She is planning a high level round table discussion later this year on the subject of how to improve talent retention in the field of litigation.  If you have ideas, or would like to assist, please do let her know.
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Hot news this week was Supreme Court Judge Lord Neuberger beating Justin Bieber to the top trending spot on Twitter.  Legal Cheek delighted us with the headline "UK's top Judge ousts Justin Bieber As Twitter's Hottest Topic After Voicing Legal Aid Concerns". This revelation follows on neatly from my theme a fortnight ago that one of the reasons The Guardian has decided to publish more of its legal news through its main news pages, rather than via a stand-alone legal section, may simply be because legal issues are increasingly mainstream rather than specialist interest.
Of course the judiciary is a world apart from the realm of pop celebrity with its outrageous behaviour and laissez-faire anything-goes attitude.  Indeed judging from the outrage of fans kept waiting for his performance at the O2 in London this week, the likes of Bieber could learn a lesson or two from the professional values of the legal establishment.  The Beliebers, (as his fans are known), were kept up way past their bedtime as a result of the two-hour concert delay, poor things.  This young man has a lot to learn.  ..  Sorry, what was that?  ...No, I hadn't heard...  Say again?  A judge formally reprimanded by the Office for Judicial Complaints for "unacceptable delays" in handing down a judgment?  What, in the same week as the Bieber delay debacle?  Maybe the two worlds are not so far apart after all...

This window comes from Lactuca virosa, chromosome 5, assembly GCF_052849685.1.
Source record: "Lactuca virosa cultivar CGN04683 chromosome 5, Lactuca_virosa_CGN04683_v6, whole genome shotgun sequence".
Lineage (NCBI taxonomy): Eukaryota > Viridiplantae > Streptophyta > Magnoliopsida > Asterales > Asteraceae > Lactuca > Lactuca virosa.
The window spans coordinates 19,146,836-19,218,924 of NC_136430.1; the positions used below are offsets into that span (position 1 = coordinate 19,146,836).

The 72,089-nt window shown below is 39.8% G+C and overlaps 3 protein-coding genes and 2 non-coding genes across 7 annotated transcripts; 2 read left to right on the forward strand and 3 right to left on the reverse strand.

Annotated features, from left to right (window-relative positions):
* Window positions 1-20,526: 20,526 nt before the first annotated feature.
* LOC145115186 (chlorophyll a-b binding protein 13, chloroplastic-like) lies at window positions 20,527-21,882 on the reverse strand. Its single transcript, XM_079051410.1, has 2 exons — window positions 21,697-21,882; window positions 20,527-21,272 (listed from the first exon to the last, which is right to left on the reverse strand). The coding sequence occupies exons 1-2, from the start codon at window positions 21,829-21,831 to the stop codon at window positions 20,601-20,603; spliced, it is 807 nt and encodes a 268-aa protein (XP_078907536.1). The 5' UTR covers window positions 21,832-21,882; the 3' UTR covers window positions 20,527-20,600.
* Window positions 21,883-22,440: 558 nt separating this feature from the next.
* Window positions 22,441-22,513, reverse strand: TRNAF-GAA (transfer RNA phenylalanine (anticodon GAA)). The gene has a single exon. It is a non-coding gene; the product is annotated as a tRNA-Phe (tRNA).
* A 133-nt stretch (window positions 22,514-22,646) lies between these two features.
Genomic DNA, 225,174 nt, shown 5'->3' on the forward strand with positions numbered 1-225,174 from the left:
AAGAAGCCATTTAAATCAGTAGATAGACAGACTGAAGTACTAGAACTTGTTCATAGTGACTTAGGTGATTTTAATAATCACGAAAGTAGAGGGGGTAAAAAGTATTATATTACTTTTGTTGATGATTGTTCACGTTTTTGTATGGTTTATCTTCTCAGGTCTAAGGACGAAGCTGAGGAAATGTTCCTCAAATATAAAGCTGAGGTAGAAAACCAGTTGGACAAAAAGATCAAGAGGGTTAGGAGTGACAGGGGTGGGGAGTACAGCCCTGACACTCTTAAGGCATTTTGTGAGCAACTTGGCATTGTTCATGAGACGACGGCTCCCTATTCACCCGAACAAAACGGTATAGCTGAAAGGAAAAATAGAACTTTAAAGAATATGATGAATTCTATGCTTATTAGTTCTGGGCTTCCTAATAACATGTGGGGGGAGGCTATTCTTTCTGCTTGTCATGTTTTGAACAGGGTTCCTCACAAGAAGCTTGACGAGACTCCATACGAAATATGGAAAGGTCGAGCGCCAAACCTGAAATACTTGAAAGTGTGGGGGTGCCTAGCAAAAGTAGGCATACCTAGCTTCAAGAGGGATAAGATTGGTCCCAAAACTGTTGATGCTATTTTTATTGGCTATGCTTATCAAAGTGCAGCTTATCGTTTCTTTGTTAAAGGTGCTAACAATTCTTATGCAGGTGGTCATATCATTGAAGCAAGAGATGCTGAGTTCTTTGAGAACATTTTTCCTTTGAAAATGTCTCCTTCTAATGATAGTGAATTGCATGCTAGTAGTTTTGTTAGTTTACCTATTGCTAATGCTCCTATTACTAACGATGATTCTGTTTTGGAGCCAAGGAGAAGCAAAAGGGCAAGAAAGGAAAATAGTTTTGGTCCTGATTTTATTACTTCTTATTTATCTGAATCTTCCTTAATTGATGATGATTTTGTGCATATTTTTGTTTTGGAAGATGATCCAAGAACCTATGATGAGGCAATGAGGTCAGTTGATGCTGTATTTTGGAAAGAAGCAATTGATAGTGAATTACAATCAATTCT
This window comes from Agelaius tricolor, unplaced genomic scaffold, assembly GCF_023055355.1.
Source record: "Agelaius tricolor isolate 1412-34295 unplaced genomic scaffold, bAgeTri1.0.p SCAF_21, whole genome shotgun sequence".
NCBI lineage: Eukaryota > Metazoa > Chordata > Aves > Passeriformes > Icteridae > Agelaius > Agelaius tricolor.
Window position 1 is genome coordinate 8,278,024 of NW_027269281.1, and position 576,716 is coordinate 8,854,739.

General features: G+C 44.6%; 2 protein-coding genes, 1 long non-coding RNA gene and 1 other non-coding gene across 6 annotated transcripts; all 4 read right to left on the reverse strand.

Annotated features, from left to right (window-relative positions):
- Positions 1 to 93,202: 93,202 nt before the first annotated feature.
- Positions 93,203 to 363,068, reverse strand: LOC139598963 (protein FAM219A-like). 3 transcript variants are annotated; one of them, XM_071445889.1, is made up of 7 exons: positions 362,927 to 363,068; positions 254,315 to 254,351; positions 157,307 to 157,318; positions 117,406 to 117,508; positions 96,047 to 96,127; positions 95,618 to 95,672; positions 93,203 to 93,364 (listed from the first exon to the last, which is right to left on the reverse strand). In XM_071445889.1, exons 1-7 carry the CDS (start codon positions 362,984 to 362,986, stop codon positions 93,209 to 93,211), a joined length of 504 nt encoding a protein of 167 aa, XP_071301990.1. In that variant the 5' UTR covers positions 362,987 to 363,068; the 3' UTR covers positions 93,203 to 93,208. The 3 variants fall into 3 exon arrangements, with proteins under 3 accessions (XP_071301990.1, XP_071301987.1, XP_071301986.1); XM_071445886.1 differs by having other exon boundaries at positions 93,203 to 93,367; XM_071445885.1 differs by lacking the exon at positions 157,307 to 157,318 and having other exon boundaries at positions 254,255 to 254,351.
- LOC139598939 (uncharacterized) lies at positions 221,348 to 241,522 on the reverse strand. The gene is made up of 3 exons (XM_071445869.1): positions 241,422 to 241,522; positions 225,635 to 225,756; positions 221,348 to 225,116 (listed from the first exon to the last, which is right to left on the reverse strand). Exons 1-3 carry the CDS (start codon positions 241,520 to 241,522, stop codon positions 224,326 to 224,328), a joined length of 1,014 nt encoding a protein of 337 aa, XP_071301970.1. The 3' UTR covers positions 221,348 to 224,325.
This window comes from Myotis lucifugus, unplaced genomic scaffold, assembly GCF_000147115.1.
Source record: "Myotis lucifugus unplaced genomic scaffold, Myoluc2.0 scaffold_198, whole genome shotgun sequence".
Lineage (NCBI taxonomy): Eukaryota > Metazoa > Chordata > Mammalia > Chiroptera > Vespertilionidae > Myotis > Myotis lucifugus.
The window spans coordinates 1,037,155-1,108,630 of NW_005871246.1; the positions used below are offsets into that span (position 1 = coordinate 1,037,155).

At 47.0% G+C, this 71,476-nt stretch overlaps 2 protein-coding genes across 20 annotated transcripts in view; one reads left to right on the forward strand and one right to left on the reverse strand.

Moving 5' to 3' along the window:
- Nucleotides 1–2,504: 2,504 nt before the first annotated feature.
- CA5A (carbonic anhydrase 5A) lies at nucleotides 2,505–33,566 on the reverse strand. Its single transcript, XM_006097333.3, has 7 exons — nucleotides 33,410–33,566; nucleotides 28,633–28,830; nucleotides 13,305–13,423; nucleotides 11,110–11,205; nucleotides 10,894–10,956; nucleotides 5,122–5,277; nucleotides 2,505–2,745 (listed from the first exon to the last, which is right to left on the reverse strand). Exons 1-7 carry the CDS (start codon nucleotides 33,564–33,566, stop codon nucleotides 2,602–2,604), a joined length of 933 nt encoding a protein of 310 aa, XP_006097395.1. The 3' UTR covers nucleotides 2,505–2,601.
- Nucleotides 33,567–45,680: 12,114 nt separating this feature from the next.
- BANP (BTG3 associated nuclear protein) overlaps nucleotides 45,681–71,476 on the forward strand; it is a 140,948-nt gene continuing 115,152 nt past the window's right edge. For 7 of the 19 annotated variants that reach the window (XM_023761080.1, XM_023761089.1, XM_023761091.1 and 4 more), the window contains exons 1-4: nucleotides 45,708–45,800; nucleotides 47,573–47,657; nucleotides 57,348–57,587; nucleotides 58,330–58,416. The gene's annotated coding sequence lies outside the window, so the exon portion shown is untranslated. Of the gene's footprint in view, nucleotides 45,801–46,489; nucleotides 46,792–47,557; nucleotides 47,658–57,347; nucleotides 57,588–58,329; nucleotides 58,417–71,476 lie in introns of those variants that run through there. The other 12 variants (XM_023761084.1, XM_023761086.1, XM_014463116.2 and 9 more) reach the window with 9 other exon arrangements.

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I have been looking forward to the Lichtenstein exhibition at Tate Modern, as regular readers of this blog will know.  And this week's visit didn't disappoint.  Exciting to see these famous high-impact images "in the flesh" for the first time.  Particularly interesting to see them in the week of International Women's Day, as the depiction of women in popular culture is one of Lichtenstein's big themes.  Similarly to the grandaddy of pop art Andy Warhol, Lichtenstein was intrigued by the art and ideology of consumerism.  Reading up about him for the exhibition, I learn that his work "explored the potent collision of commercial and fine art", and that he was fascinated by "the depiction of objects manipulated by disembodied female hands in consumer advertising, suggesting the portrayal of women as an extension of the household appliance".  Of all the roles the modern day woman is expected to play, this is probably the one I am least familiar with - as anyone in my family will tell you!  

Do make time to enjoy the exhibition, which runs till 27 May.  You'll enjoy.